A step-by-step tutorial on changing colors in knitting using the twist and weave method that works without a knot
In knitting, the fun starts when you do colorwork techniques. But no matter if it’s simple stripes, Fair Isle, or intarsia, you have to knit with more than just one ball of yarn. So, how do you join in a new color? The probably best answer is called twist and weave and this tutorial is all about it.
There are a lot of neat ways to join a new ball in yarn in knitting. There’s the spit splice or the magic knot. While they are easy, they do not allow you to change yarn at a specific spot. But that’s exactly what you need when you do colorwork. Your chart tells you to knit that exact stitch in a new color and not “around that area”.
And that’s why twist & weave was invented. It’s a versatile and secure method you can use for any project and yarn. The only disadvantage is that you will have to weave in the ends later on. On the plus side, it does not create any visibly thicker section, or otherwise noticeable spot, on the right side. Also, you could weave in the tails as you go to avoid using that dreaded tapestry needle.
Let’s show you how to change color with Twist & Weave.
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- Pick up the new color like you normally would and leave the old yarn dangling down in the back.
- Insert your knitting needle into the first stitch.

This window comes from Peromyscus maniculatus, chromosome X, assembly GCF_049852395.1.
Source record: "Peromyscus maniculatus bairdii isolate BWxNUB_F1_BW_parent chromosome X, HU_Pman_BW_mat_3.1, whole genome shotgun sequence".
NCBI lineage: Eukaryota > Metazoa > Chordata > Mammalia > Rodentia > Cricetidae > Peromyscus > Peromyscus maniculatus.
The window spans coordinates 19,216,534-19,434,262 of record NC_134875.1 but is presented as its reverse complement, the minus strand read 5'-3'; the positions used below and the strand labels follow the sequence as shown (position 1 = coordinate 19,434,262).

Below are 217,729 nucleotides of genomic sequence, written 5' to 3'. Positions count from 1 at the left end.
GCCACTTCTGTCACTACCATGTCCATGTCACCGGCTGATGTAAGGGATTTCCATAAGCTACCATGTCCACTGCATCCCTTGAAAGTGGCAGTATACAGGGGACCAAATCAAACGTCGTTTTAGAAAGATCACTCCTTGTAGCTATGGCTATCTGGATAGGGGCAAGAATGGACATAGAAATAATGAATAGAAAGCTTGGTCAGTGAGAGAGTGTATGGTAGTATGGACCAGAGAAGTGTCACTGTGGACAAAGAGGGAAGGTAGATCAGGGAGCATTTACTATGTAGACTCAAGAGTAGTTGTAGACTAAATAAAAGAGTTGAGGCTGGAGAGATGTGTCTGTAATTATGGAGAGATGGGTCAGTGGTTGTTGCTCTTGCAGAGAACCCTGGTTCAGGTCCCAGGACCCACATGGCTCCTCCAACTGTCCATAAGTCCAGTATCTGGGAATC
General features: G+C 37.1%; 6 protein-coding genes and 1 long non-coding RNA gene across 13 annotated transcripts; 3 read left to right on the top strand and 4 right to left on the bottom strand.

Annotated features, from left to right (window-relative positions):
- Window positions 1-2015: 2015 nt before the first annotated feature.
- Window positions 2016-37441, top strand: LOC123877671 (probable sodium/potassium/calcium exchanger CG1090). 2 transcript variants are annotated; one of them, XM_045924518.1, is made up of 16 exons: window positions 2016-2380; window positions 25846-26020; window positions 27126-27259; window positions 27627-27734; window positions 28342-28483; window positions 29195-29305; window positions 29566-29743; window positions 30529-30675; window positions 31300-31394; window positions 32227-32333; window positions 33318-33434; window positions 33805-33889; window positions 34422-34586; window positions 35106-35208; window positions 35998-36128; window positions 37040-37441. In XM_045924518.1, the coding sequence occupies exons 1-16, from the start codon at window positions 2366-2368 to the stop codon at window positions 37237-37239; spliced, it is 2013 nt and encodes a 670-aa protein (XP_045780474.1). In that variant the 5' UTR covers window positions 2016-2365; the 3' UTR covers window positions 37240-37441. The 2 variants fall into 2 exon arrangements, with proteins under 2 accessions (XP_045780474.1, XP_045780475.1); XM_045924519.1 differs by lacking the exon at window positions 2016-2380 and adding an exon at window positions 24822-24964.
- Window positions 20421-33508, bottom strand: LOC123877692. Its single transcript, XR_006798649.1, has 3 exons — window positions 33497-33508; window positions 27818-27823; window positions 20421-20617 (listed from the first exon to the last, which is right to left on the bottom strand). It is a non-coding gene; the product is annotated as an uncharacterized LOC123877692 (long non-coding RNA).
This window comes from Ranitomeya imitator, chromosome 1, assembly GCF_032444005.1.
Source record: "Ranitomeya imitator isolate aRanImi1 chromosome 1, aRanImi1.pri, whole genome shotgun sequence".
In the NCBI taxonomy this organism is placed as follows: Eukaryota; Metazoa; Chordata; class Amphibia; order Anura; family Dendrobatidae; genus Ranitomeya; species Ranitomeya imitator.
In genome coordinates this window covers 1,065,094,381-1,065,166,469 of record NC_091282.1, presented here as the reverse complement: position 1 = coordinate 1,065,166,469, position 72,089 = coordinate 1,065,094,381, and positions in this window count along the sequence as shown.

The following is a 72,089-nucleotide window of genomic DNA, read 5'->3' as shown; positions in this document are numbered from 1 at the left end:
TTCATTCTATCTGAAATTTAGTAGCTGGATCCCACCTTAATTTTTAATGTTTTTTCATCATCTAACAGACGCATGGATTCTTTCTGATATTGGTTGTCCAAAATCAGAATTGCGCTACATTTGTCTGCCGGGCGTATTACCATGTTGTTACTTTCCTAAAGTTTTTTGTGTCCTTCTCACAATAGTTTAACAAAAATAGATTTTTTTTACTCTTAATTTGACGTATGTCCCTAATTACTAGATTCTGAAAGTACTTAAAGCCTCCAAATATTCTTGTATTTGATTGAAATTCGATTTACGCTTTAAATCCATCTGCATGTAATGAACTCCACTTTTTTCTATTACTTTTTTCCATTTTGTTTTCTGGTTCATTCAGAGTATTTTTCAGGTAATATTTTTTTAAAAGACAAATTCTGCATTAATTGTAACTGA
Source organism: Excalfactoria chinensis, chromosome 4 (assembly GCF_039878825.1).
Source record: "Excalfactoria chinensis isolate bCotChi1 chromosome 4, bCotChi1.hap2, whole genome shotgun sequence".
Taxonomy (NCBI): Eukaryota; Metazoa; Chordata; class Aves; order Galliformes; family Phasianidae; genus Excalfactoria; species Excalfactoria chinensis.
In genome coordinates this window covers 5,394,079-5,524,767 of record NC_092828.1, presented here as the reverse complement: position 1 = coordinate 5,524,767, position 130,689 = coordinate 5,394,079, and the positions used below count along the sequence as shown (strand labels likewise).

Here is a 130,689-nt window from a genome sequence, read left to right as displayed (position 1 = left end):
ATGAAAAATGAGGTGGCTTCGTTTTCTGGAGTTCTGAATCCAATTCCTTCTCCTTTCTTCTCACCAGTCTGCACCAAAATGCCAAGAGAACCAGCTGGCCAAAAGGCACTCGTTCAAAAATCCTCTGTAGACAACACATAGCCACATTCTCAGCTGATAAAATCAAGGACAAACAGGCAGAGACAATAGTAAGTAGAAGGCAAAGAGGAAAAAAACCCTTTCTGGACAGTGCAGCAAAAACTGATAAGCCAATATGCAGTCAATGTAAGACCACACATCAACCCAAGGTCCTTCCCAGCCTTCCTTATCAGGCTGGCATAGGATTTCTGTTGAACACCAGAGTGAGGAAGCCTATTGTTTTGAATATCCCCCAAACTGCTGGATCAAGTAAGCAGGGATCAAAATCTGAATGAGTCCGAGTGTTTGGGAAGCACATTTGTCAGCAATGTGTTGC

- Place the tail of the new yarn between the two needles and secure the tail with your thumb.
- Pick up the old tail and cross it over the new yarn.
- Pick up the new tail again, and go around the right knitting needle clockwise coming from in between the two needles.
- Wrap the (new) working yarn around the needle counter-clockwise as you would to knit a normal knit stitch.
- Pick up the new tail again and go around the right needle counter-clockwise.
- Give the new tail a good tug to pull down the loop around your knitting needle and create a "stitch".
- Pull the stitch you created in this process through the loop on your left needle and drop it.
- Secure the join by pulling on the two tails and continue knitting as normal.
You can use Twist & Weave to join in a new color or a new ball in the same color. It works in all circumstances. Later on, you will have to weave in the tails the traditional way on the backside.
I recommend practicing this join a couple of times in a row. Initially, it appears to be very complicated because it involves a lot of motions you normally don’t do in knitting. I feel it’s a bit like the longtail cast on. Once you understood it, it’s so easy you can do it in your sleep but it takes a while to get there.
You can also adapt this technique in case you want to change colors in a purl row. It’s basically the same technique – just mirrored on the wrong side.